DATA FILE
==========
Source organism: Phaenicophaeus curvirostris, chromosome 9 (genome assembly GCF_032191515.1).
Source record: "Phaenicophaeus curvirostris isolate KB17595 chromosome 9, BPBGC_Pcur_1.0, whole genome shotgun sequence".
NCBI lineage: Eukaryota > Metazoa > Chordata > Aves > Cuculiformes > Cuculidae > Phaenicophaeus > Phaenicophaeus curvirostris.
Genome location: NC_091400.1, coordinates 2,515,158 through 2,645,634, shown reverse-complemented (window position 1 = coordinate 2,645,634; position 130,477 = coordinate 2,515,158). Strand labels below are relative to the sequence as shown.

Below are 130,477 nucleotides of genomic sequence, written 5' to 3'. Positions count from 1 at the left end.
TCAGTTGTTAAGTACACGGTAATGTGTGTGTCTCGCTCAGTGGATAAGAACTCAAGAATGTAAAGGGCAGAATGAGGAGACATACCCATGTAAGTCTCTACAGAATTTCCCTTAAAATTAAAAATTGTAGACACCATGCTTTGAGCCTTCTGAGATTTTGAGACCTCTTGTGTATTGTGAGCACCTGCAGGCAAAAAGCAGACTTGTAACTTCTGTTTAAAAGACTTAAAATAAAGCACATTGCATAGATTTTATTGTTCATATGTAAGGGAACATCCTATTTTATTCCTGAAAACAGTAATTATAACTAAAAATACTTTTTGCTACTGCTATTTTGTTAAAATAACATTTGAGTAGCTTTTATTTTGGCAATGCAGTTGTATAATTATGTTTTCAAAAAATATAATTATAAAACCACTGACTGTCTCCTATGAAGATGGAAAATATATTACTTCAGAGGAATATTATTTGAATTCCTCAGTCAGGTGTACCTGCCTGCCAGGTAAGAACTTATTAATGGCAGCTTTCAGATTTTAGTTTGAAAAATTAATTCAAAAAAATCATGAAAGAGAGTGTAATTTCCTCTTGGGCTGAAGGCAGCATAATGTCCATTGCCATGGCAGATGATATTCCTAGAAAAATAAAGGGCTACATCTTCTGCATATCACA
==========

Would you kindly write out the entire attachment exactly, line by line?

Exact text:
Source organism: Phaenicophaeus curvirostris, chromosome 9 (genome assembly GCF_032191515.1).
Source record: "Phaenicophaeus curvirostris isolate KB17595 chromosome 9, BPBGC_Pcur_1.0, whole genome shotgun sequence".
NCBI lineage: Eukaryota > Metazoa > Chordata > Aves > Cuculiformes > Cuculidae > Phaenicophaeus > Phaenicophaeus curvirostris.
Genome location: NC_091400.1, coordinates 2,515,158 through 2,645,634, shown reverse-complemented (window position 1 = coordinate 2,645,634; position 130,477 = coordinate 2,515,158). Strand labels below are relative to the sequence as shown.

Below are 130,477 nucleotides of genomic sequence, written 5' to 3'. Positions count from 1 at the left end.
TCAGTTGTTAAGTACACGGTAATGTGTGTGTCTCGCTCAGTGGATAAGAACTCAAGAATGTAAAGGGCAGAATGAGGAGACATACCCATGTAAGTCTCTACAGAATTTCCCTTAAAATTAAAAATTGTAGACACCATGCTTTGAGCCTTCTGAGATTTTGAGACCTCTTGTGTATTGTGAGCACCTGCAGGCAAAAAGCAGACTTGTAACTTCTGTTTAAAAGACTTAAAATAAAGCACATTGCATAGATTTTATTGTTCATATGTAAGGGAACATCCTATTTTATTCCTGAAAACAGTAATTATAACTAAAAATACTTTTTGCTACTGCTATTTTGTTAAAATAACATTTGAGTAGCTTTTATTTTGGCAATGCAGTTGTATAATTATGTTTTCAAAAAATATAATTATAAAACCACTGACTGTCTCCTATGAAGATGGAAAATATATTACTTCAGAGGAATATTATTTGAATTCCTCAGTCAGGTGTACCTGCCTGCCAGGTAAGAACTTATTAATGGCAGCTTTCAGATTTTAGTTTGAAAAATTAATTCAAAAAAATCATGAAAGAGAGTGTAATTTCCTCTTGGGCTGAAGGCAGCATAATGTCCATTGCCATGGCAGATGATATTCCTAGAAAAATAAAGGGCTACATCTTCTGCATATCACA